Cath is every awkward girl’s spirit animal. Her anxiety and uncertainty are familiar and heartwarming. She is not a perfect character, she freaks out, she makes bad decisions sometimes, but if any of you think you haven’t done that over the course of your life, I don’t believe you. Watching her come into her own as the story unfolds is a thing of beauty. She learns to be more independent, to navigate adult relationships, to stand up for herself and most importantly, to embrace who she is. I think that might be my favorite thing, she doesn’t undergo some transformation that makes her a perfectly well-adjusted adult. Though she undeniably grows as a character, she is still Cath at the end of the book just Cath with a better idea of herself. That’s such an important message to teach young adults, you don’t have to be anyone but who you are. You are your own unique, special snowflake, love yourself for it.
The people in Cath’s life are equally well-rounded. Reagan, her roommate, is a force of nature. The way she deals with Cath’s eccentricities are laugh-out-loud hilarious. I love everything about her to pieces. The Avery family dynamic is brilliant. Wren, Cath’s twin sister, is such a sister, that’s the only way I can put it. My sister has been both Wren and Cath to me, and vice versa at different points in our lives. During their shared moments my fingers were itching to call her. I settled for ordering her a copy of the book and telling her to text me as she reads. Cath’s dad, the poor mad bastard, is at times brilliant and at others tragic. Their family definitely has issues, and much like life those issues are not wrapped up in a tidy package by the end of the book, but that’s ok because that’s reality.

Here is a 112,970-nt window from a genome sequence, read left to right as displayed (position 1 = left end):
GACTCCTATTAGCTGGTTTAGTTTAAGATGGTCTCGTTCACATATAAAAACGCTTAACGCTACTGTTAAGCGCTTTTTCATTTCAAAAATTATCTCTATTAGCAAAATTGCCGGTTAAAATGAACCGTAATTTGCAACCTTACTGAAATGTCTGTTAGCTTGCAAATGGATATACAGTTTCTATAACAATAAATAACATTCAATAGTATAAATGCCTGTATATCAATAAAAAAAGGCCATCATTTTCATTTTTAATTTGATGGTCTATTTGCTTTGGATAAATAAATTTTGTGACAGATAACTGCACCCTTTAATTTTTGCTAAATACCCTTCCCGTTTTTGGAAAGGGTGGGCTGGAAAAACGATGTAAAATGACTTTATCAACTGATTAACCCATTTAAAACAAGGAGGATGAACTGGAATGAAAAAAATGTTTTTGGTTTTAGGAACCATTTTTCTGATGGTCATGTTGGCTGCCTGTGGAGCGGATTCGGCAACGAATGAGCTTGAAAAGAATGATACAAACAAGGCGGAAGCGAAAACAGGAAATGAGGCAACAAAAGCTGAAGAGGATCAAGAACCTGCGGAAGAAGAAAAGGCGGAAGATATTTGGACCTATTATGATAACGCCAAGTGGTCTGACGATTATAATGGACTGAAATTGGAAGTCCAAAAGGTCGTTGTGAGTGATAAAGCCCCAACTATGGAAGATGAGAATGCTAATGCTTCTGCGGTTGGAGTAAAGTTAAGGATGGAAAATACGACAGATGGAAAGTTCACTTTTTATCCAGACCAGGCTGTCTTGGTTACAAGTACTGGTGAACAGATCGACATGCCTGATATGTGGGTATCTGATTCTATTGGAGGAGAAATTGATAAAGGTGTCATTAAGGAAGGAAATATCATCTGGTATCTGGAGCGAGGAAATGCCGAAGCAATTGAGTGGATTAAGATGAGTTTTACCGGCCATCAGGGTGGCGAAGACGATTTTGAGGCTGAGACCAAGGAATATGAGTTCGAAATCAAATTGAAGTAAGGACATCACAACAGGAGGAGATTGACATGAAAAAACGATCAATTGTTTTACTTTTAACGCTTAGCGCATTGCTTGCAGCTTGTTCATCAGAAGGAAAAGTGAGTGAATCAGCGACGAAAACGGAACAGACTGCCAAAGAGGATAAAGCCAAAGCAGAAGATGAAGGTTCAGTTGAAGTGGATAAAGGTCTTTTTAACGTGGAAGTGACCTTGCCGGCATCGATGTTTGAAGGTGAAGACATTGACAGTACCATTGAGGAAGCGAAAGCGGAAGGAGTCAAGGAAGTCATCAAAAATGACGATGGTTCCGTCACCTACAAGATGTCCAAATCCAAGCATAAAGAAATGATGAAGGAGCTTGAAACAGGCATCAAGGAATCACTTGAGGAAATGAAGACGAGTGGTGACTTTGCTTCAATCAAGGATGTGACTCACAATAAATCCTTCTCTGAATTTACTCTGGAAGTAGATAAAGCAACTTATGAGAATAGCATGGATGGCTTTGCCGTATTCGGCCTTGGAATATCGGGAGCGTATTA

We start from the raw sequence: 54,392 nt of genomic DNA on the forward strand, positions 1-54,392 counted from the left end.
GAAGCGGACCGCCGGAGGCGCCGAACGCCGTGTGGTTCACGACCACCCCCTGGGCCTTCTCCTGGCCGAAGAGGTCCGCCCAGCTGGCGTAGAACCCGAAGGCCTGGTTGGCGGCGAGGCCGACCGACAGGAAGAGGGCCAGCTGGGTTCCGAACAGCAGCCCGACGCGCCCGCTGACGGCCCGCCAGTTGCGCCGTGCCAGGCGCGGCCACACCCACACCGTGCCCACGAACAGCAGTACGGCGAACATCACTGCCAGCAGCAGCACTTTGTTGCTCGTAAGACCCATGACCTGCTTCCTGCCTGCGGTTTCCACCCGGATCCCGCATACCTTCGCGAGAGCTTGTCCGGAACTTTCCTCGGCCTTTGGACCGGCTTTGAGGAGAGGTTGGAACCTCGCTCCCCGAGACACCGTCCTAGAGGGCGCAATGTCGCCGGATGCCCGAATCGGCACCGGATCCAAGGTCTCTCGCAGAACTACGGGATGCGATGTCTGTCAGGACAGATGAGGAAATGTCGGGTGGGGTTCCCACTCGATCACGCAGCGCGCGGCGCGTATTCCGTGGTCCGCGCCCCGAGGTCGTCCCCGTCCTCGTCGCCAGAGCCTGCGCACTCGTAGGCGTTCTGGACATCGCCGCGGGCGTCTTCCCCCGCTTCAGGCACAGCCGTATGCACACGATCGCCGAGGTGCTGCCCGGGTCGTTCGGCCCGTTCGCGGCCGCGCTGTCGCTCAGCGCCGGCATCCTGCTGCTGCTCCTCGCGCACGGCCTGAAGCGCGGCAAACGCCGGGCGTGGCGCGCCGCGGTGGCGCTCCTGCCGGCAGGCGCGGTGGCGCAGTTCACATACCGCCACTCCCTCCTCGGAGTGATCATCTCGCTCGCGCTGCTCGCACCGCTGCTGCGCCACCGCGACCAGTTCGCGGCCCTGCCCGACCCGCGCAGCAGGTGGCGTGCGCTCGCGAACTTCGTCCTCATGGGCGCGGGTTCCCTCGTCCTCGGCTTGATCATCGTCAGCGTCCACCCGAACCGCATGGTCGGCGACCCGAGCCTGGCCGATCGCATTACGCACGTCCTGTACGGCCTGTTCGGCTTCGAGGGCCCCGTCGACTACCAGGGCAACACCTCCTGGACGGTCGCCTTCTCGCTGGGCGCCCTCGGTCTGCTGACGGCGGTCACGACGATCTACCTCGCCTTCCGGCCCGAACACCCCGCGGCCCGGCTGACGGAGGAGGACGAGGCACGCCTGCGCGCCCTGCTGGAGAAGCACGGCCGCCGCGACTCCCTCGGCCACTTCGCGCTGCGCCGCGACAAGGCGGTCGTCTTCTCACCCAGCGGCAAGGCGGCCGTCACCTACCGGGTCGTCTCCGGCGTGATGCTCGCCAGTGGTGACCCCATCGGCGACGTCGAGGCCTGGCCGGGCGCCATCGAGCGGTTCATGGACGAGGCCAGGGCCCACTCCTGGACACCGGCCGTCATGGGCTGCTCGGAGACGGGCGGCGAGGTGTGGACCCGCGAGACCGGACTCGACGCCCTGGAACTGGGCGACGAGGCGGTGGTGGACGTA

Then there is the romance. OH. MY. GOD.
It is incredibly difficult, but I’m not going to tell you guys about it. It’s too good. I don’t want to spoil a moment. I want you all to be able to read it for yourselves with no expectations or spoilers. Just know that it is possibly the most swoonworthy love story I have ever read. It is pure delight, even when it’s not. I take notes when I read, and most of my notes having to do with Cath and her love interest are all-caps and involve the words I’M DYING and OMGOMGOMGOMG. One reads “I think I may have actually ruptured an internal organ, I don’t think the human nervous system is meant to ship this hard.” I have to stop now or I am going to tell you guys about it despite my resolve.
Another thing that I loved about this book was the fanfiction aspect, which I recognize it won’t resonate with everyone. Confession time, I love fanfiction, I’ve been reading it since I was 13. It started with the Buffy the Vampire Slayer fandom and has just gone on from there. I completely empathize with Cath’s stance on fanfic. I read it for the same reasons she writes it; to continue the story, to right wrongs done to characters or ships left unshipped. In the acknowledgments, Rainbow Rowell says she wrote this book after reading a lot of fanfiction and it shows. Fanfiction can be a hard thing to talk to people about, I have only recently been able to own up to reading it. Unless they are also into fanfic, 95% of the world seems to think you are a weird, obsessive type with a loose grip on reality (whether this is true or not is neither here nor there.) Rowell understands and does a remarkable job explaining how wonderful and cathartic fanfiction communities can be. Fangirl is in some small part a love letter to the hardcore citizens of fandoms and as one, I love that so much.
The worst part of this book is that it ended. It’s not that anything was unresolved, it was perfect to the last word. It’s the worst because there is no more. (But hey, that’s what fanfic is for! Please tell me someone is on this.) Do yourself a service and please go out and read this book right now, you will not regret it, that’s all I can say.